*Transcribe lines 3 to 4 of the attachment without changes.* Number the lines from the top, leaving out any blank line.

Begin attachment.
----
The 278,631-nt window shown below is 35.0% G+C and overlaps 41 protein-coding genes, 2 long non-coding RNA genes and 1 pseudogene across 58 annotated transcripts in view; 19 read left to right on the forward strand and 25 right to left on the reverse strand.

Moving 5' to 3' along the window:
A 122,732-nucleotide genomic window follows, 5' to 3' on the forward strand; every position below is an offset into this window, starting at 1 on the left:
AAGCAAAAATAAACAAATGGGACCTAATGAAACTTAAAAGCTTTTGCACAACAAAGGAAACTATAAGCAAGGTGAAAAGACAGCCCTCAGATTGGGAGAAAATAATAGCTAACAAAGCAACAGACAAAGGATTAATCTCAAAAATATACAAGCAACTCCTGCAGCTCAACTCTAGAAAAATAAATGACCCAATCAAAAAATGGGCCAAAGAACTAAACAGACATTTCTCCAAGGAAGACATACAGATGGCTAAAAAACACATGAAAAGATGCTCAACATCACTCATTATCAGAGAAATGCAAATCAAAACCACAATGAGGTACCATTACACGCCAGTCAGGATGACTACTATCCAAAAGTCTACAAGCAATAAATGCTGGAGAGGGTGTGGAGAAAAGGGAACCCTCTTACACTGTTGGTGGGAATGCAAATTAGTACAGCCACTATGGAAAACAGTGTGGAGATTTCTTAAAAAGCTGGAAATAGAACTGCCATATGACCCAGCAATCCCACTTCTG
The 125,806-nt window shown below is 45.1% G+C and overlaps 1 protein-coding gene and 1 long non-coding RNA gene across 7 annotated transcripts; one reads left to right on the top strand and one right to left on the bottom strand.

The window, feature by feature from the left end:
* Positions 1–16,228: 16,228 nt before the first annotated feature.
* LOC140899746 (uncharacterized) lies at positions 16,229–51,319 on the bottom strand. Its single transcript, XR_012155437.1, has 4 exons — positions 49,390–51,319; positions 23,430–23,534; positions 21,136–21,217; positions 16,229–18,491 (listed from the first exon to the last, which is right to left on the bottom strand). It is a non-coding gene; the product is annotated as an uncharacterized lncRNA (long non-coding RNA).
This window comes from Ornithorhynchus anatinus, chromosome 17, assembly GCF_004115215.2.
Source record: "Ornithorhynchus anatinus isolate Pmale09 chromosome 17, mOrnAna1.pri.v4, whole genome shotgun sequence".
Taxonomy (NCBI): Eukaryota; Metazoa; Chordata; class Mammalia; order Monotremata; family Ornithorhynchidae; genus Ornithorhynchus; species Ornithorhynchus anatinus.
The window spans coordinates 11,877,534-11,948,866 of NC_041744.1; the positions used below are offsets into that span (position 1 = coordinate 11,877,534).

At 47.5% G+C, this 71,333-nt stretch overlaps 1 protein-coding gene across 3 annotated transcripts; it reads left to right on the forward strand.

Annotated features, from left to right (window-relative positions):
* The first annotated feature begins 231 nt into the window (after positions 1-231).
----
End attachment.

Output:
A 122,732-nucleotide genomic window follows, 5' to 3' on the forward strand; every position below is an offset into this window, starting at 1 on the left:
AAGCAAAAATAAACAAATGGGACCTAATGAAACTTAAAAGCTTTTGCACAACAAAGGAAACTATAAGCAAGGTGAAAAGACAGCCCTCAGATTGGGAGAAAATAATAGCTAACAAAGCAACAGACAAAGGATTAATCTCAAAAATATACAAGCAACTCCTGCAGCTCAACTCTAGAAAAATAAATGACCCAATCAAAAAATGGGCCAAAGAACTAAACAGACATTTCTCCAAGGAAGACATACAGATGGCTAAAAAACACATGAAAAGATGCTCAACATCACTCATTATCAGAGAAATGCAAATCAAAACCACAATGAGGTACCATTACACGCCAGTCAGGATGACTACTATCCAAAAGTCTACAAGCAATAAATGCTGGAGAGGGTGTGGAGAAAAGGGAACCCTCTTACACTGTTGGTGGGAATGCAAATTAGTACAGCCACTATGGAAAACAGTGTGGAGATTTCTTAAAAAGCTGGAAATAGAACTGCCATATGACCCAGCAATCCCACTTCTG